Mo Egger

Mo Egger

Mo Egger delivers his unique take on sports on Cincinnati's ESPN 1530!Full Bio


The Crosstown Shootout Has Never Been Better.

Complaining about the Skyline Chili Crosstown Shootout is as much a tradition around here as the game itself.  The only things more Cincinnati than Bearcat red and black or Musketeer blue are, well, chili, and talking about either what the Shootout was, or what it should be.

I started working in radio in Cincinnati 20 years ago, as a snot-nosed, basketball-obsessed punk college kid.  I remember vividly producing shows that were Shootout-centric. The theme:

The Crosstown Shootout wasn't as good as it used to be.

The more things change....

Since then, we've gone to extreme lengths to pick apart the game, and use it to air out our gripes.  It's either too early in the season or too later.  It's held too early in the day until it takes place too late at night.  It should be on campus. No, it should be off. Let's not call it the Crosstown Shootout anymore. Until, you know, we should start calling it that again.

The game doesn't get the national love it deserves!

But no, it was better when only we got to see it.

There's not as much hype as their used to be.

Ah, but we make too big a deal about one regular season game.

I wish there was more bad blood.

Yeah, but not too much, because, well, the fight.

Sometimes it feels like the only thing UC and Xavier fans can actually agree on is that it's fun to gripe about the Shootout.

Not that I don't have my preferences. If I was in charge - which would be swell for everyone - the game would be played in early February, right when the season is approaching its crescendo and more eyeballs are on the sport.  The later in the season the game is played, the better the chances for a high-level game.

I prefer the game be played where it's played now. It belongs on campus, with the element of one team having to go into the other's home being a part of the rivalry's essence. 

And yeah, that whole "Crosstown Classic" business was dumb.

But the state of the Shootout itself has never been better.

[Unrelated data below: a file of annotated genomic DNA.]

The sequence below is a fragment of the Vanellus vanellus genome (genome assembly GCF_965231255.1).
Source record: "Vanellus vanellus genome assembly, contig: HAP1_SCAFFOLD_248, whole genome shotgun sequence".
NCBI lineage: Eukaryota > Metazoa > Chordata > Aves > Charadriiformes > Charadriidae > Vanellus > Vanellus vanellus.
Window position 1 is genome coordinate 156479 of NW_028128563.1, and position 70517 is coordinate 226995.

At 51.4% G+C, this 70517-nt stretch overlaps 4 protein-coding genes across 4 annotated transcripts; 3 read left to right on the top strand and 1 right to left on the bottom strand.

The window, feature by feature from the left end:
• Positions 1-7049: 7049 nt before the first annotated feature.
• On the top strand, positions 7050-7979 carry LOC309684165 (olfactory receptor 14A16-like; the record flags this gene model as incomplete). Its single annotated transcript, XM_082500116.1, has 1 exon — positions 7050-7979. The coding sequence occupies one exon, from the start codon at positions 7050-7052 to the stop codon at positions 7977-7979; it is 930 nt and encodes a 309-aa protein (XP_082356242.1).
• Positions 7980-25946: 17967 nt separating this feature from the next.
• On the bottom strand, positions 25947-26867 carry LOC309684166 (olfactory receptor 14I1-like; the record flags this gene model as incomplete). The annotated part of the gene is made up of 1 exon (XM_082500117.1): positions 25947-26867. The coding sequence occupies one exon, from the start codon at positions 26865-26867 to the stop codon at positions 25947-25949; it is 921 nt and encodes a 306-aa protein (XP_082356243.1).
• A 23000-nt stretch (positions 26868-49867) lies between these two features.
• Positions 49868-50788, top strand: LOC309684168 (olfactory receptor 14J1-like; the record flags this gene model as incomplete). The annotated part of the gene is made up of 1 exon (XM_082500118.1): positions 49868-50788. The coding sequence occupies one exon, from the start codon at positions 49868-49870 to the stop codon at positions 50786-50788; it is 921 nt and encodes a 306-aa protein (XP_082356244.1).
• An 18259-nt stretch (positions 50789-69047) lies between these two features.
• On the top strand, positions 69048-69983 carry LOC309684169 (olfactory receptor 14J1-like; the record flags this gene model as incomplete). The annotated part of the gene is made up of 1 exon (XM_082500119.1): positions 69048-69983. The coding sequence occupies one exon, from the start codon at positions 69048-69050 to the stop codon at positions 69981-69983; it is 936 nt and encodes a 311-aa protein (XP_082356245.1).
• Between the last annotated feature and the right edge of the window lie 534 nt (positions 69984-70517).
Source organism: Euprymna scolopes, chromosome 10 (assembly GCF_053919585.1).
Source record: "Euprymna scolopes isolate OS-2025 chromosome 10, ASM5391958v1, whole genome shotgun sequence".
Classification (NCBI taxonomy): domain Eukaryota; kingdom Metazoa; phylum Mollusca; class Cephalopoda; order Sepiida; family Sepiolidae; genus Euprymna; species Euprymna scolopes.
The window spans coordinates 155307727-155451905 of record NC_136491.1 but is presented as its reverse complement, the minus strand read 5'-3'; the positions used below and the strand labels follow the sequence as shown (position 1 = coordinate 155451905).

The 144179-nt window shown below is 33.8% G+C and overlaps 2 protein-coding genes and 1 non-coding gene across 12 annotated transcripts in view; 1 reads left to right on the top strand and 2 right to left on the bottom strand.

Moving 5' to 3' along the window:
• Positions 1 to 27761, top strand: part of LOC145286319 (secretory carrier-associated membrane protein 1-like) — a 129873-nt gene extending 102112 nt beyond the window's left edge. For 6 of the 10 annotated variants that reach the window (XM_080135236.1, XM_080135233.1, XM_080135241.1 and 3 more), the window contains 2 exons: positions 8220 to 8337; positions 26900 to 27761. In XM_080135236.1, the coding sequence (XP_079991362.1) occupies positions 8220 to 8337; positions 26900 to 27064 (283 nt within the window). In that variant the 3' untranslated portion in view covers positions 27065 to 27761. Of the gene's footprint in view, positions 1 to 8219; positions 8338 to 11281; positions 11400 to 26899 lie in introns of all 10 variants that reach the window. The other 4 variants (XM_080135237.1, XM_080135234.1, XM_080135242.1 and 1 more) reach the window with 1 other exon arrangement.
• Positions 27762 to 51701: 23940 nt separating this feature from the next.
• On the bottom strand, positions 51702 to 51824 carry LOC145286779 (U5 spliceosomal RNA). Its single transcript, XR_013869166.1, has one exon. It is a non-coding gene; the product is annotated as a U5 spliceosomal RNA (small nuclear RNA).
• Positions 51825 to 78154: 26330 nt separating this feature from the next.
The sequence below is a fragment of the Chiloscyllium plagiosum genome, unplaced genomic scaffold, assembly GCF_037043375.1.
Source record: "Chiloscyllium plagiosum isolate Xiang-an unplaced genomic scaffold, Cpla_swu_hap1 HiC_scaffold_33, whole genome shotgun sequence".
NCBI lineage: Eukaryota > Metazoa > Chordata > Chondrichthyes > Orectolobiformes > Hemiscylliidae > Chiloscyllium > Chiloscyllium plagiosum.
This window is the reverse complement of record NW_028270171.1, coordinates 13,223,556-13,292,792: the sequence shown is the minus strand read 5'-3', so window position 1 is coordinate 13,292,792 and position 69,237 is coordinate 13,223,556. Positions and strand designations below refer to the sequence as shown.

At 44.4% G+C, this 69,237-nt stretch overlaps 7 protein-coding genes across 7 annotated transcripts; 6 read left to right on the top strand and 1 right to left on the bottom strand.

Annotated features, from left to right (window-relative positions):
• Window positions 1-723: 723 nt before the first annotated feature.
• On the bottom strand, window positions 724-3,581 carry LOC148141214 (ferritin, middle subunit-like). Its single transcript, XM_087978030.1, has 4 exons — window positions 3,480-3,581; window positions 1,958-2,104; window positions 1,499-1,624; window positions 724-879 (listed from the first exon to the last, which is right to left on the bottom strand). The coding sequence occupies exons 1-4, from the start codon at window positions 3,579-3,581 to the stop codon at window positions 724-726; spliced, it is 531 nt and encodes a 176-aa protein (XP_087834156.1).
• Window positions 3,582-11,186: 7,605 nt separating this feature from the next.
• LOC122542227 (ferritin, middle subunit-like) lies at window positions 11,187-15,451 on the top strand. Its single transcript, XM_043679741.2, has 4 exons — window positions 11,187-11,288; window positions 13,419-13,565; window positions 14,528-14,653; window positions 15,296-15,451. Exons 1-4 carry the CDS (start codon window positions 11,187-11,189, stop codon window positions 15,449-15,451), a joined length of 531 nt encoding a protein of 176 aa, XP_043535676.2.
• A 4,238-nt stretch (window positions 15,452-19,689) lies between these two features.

Mick Cronin and Chris Mack both have their programs cooking. Both are NCAA Tournament perennials. Both are squarely on the national radar.  Both will soon have state-of-the-art home gyms. (The people who re-did the Cintas Center did the unimaginable, taking an already fantastic college basketball venue and making it better) Both have coaches who seem happy in the gigs they have. 

There's no guarantee, of course, that this year's game will be any good. But the matchup this season might be the Shootout's juiciest.  We're a bad 20-25 Muskie minutes in Las Vegas from both teams potentially being ranked in the top ten. The two teams are loaded with star players and guys who've become program hallmarks.  And while I think people lose sight of exactly how hard it is and how lucky a team has to be to go that far, it's not unreasonable to think about this year's Bearcats and Musketeers playing in the Final Four.

And yet....the game used to be so much better, right?


The Bob Huggins dynamic was always fun when the Shootout rolled around, and there's no denying he was as much the perfect foil for XU fans as he was a figure for UC fans to rally around.  But he was a figure who, for reasons not entirely of his own doing, could dominate, and even overshadow the entire event.  I always felt like fans of both schools talked so much about Bob Huggins that it felt like they forgot about both the team he coached and the one playing against it.

The game went national for the first time in 1998-'99, and it's been carried by one national outlet or another ever since.  That's meant that the time and date of the game have been volleyed around more than it used to be, but it's also allowed the rest of the country to see an often-mocked sports town be at its best. 

And yes, in a few instances, at its worst.

Even casual college basketball fans around the country at least mention UC v. Xavier when talking about the sport's best rivalries, and even when the game itself hasn't been a work of art, I've heard from plenty of people in other cities who've stumbled upon the game and want to know more about it.

The lack of hype is frequently lamented when the Shootout rolls around.  There's not as much buzz, one will write.  It's being lost in the shuffle, another will opine.

Maybe I'm just a little too into this game and this sport, but I never detect a lack of hype or buzz.  The people that care about this game get into it almost year-round. And there's no shortage of places to find analysis, nostalgia, and, of course, trash-talk if you're into those sort of things. 

And if you can't find the game amid the shuffle, that's more on you than anything else. 

Every year, I hear in the days leading up to the game how the Crosstown Shootout has lost its luster.

And every year, in those few moments right before the ball goes in the air in front of a crowd that's collectively feeling excitement, nervousness, and even a little dread, I'm reminded that those people who say such things have no idea what they're talking about.

The Crosstown Shootout is the best sporting event we have, especially as languishing in the misery of being a Cincinnati sports fan has become so chic.  The Shootout's place in a Cincinnati sports landscape that has the Reds and Bengals both in the middle of their third decade of no postseason advancement (we have people who call themselves Bengals fans actively rooting against the team, for God's sake) should be celebrated.

Especially when the teams are as good as these two.

Like the institution of the Crosstown Shootout itself, each game is unique, with some far, far better than others.

But the institution of college basketball's best annual rivalry has never been better.

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